Parsha

For the week ending 24 November 2012 / 9 Kislev 5773

Parshat Vayeitzei

by Rabbi Yaakov Asher Sinclair - www.seasonsofthemoon.com
The Color of HeavenArtscroll

Overview

Fleeing from Esav, Yaakov leaves Be'er Sheva and sets out for Charan, the home of his mother's family. After a 14-year stint in the Torah Academy of Shem and Ever, he resumes his journey and comes to Mount Moriah, the place where his father Yitzchak was brought as an offering, and the future site of the Beit Hamikdash. He sleeps there and dreams of angels going up and down a ladder between Heaven and earth. G-d promises him the Land of Israel, that he will found a great nation, and that he will enjoy Divine protection. Yaakov wakes and vows to build an altar there and tithe all that he will receive. Then he travels to Charan and meets his cousin Rachel at the well. He arranges with her father, Lavan, to work seven years for her hand in marriage, but Lavan fools Yaakov, substituting Rachels older sister, Leah. Yaakov commits himself to work another seven years in order to also marry Rachel. Leah bears four sons: Reuven, Shimon, Levi and Yehuda, the first Tribes of Israel. Rachel is barren, and in an attempt to give Yaakov children, she gives her handmaiden Bilhah to Yaakov as a wife. Bilhah bears Dan and Naftali. Leah also gives Yaakov her handmaiden Zilpah, who bears Gad and Asher. Leah then bears Yissachar, Zevulun, and a daughter, Dina. Hashem finally blesses Rachel with a son, Yosef. Yaakov decides to leave Lavan, but Lavan, aware of the wealth Yaakov has made for him, is reluctant to let him go, and concludes a contract of employment with him. Lavan tries to swindle Yaakov, but Yaakov becomes extremely wealthy. Six years later, Yaakov, aware that Lavan has become dangerously resentful of his wealth, flees with his family. Lavan pursues them but is warned by G-d not to harm them. Yaakov and Lavan agree to a covenant and Lavan returns home. Yaakov continues on his way to face his brother Esav.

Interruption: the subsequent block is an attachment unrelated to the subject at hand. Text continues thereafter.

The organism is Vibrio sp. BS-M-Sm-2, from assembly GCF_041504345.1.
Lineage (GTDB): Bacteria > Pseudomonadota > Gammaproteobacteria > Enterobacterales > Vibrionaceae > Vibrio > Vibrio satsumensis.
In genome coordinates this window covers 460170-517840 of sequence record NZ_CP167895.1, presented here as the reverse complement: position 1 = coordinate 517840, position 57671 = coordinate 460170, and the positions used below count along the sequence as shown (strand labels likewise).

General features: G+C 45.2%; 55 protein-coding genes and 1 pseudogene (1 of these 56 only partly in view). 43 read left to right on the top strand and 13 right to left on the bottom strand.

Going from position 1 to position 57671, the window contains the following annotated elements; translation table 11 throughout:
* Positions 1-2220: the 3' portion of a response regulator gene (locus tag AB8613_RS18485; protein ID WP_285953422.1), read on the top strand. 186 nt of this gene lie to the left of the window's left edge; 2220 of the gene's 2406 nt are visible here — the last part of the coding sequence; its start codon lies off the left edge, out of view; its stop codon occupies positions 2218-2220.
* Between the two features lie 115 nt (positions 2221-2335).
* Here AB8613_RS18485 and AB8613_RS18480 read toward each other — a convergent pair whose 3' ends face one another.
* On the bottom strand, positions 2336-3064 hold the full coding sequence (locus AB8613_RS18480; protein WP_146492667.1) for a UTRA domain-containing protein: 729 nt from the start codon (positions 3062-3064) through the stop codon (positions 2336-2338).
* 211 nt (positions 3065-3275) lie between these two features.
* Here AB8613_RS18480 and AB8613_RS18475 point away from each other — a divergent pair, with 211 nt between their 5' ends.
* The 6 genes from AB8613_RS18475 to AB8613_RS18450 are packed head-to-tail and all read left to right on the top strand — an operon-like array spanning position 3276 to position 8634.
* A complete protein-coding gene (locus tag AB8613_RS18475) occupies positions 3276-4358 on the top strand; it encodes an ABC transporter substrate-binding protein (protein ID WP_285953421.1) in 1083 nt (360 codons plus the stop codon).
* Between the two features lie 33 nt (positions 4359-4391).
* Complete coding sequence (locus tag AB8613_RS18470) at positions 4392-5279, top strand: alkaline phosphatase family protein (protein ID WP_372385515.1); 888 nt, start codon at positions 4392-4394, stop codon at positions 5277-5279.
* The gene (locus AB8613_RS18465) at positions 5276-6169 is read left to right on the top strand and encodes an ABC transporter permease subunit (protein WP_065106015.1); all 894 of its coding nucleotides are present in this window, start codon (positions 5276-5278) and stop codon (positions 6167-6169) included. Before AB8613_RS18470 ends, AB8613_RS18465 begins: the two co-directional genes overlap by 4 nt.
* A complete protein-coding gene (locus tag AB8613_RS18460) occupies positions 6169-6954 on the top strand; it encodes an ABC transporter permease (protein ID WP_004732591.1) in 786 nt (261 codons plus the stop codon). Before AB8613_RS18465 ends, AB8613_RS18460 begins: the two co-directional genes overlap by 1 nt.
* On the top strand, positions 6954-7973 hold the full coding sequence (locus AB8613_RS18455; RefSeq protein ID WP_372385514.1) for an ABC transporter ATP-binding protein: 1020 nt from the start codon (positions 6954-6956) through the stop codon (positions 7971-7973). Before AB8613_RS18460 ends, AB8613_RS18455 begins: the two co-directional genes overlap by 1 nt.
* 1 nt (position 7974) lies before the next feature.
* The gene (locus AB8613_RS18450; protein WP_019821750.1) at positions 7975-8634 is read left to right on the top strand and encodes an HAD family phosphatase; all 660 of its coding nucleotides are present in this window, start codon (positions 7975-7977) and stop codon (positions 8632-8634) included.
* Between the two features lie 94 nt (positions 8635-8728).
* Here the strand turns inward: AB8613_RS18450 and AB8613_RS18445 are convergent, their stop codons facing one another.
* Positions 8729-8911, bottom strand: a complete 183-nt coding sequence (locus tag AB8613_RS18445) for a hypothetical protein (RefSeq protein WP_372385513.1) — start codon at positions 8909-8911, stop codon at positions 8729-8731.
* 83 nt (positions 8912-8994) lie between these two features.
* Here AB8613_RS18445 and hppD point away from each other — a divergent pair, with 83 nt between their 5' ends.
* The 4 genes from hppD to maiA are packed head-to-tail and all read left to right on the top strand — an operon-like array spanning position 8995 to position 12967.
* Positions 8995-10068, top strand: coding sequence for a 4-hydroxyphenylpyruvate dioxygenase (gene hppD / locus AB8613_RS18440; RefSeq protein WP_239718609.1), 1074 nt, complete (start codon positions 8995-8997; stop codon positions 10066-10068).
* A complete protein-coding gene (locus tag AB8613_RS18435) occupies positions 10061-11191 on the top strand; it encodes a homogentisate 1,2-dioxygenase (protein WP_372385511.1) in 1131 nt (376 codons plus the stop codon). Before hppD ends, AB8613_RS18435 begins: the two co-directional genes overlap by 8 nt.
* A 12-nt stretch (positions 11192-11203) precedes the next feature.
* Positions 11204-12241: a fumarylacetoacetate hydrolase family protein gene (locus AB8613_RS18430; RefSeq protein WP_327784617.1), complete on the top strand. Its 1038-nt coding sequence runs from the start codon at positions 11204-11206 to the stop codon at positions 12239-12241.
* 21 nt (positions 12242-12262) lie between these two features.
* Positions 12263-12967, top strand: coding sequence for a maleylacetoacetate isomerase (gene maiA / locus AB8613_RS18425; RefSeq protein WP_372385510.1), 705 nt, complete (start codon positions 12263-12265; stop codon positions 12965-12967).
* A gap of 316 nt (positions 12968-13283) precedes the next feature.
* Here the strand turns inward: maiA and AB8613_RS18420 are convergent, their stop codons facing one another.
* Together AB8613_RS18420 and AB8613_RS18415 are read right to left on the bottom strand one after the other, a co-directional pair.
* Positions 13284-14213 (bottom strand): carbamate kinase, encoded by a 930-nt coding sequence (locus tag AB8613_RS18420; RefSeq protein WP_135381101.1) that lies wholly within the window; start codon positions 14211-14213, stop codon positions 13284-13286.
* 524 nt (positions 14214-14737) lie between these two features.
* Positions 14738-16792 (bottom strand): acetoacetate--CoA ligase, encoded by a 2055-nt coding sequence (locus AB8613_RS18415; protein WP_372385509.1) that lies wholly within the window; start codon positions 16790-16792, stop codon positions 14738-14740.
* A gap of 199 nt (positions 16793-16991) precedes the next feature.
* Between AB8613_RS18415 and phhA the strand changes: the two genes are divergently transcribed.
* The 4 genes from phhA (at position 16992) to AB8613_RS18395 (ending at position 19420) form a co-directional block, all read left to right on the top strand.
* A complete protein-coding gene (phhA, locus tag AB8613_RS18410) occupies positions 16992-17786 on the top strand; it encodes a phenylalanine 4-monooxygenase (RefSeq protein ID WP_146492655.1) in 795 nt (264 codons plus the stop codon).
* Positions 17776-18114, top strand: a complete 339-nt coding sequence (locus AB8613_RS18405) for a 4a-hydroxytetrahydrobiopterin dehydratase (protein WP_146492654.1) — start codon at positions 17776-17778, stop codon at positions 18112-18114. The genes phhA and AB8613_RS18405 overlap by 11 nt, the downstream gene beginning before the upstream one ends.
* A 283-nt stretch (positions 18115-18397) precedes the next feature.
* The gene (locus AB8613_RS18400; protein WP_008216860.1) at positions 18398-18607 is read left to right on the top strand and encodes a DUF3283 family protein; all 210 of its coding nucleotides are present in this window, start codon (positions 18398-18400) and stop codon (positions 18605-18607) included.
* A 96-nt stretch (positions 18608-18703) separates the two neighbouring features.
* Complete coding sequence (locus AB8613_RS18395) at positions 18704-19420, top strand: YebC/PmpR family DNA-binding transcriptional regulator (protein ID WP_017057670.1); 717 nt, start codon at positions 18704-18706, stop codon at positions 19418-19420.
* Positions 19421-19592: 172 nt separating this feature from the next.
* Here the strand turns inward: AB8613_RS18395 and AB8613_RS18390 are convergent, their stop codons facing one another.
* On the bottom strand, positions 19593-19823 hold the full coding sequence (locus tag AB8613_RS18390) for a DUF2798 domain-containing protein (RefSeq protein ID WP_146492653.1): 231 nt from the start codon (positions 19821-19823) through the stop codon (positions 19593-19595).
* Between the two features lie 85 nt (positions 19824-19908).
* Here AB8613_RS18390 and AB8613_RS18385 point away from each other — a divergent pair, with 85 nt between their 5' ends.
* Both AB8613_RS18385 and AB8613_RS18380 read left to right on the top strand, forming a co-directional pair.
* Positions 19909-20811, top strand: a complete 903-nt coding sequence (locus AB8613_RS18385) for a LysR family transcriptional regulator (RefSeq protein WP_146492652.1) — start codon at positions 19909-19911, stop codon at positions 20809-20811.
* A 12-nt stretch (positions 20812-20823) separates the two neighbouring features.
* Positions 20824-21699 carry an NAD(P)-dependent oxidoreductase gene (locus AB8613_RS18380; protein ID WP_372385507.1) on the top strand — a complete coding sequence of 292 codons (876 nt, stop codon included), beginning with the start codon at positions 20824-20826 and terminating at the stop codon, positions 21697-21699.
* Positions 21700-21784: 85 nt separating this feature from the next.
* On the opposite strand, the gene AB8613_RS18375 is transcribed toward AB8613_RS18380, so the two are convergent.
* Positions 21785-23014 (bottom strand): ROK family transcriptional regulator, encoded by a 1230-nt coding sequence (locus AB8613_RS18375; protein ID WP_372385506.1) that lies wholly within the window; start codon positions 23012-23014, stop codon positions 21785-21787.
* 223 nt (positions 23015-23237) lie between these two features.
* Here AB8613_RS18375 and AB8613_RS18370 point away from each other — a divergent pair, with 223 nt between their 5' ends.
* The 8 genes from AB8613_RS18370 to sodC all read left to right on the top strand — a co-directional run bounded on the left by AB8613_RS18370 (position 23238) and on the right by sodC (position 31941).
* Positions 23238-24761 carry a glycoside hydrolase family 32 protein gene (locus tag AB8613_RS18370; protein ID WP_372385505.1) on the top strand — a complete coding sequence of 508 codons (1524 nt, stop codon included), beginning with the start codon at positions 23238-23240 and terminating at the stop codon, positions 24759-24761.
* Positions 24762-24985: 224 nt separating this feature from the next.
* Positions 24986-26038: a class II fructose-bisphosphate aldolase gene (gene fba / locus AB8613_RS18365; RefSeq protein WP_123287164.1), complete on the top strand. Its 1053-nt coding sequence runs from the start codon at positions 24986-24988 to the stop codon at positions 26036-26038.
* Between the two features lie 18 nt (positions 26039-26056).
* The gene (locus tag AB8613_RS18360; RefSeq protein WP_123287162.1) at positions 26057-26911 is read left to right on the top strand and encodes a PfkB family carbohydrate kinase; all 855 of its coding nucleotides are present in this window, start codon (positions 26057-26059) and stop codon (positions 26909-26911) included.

Insights

Heaven’s Gate

"This is none other than the abode of G-d, and this is the gate of the Heavens." (28:17)

As far as architecture is concerned, the Western Wall cannot compete with the Taj Mahal, or the Sistine Chapel, or any number of Far Eastern places of worship.

Yet that row of enigmatic stone blocks and what is beyond them has an unparalleled draw on the hearts and minds of man.

The Muslims may look to Mecca and Medina, but they would like nothing better than to bury their leaders on that hill. The Catholic Church may have its seat of power in the Vatican, but their eye is constantly on Jerusalem.

Why?

On that small hill called Har HaMoriah, the central events of world history have been played out. On that hill lies the stone that was the first physical existence that G-d created. It is called the "foundation stone." From that stone, G-d extruded the entire creation. That stone is the bridge between this reality and the reality beyond.

On that same hill, Avraham brought up Yitzchak as an offering in the ultimate test of his faithfulness to G-d.

And, in this week’s Torah portion, Yaakov saw a vision of the ladder with its feet planted on the ground and its head reaching to the Heavens. That place has always been, and is to this day, the gate of Heaven.

On that hill stood the two Holy Temples and very soon the third one will stand there again. Subconsciously, the world understands this, but it cannot verbalize that knowledge. That intuitive feeling manifests itself as a stream of resolutions in the United Nations about the necessity to preserve the international nature of the city of Jerusalem.

In this week’s Torah portion Yaakov prayed at Har HaMoriah. After completing his prayer Yaakov suddenly heard the voices of angels saying, "Yaakov has arrived, the great Yaakov who casts light on the world like the sun!" Yaakov understood that he was overhearing a conversation in Heaven. From Yaakov’s words,"the Shechina (Divine Presence) rests in this place," we learn that the Shechina rests on Har HaMoria forever. Not only did it rest there when the two Holy Temples were standing, but it is there to this day.

When you stand at that Wall, you are standing at the gateway of Heaven. If Yaakov could hear what they were saying in Heaven, surely in Heaven they can hear what we are saying in this world. When you pray at the Wall, it is as if you are praying in front of the Kisei HaKavod, "the Heavenly Throne." This is Heaven’s gate — the gate that is open to all prayers.

No wonder then that the eyes of the world are constantly on the Wall.

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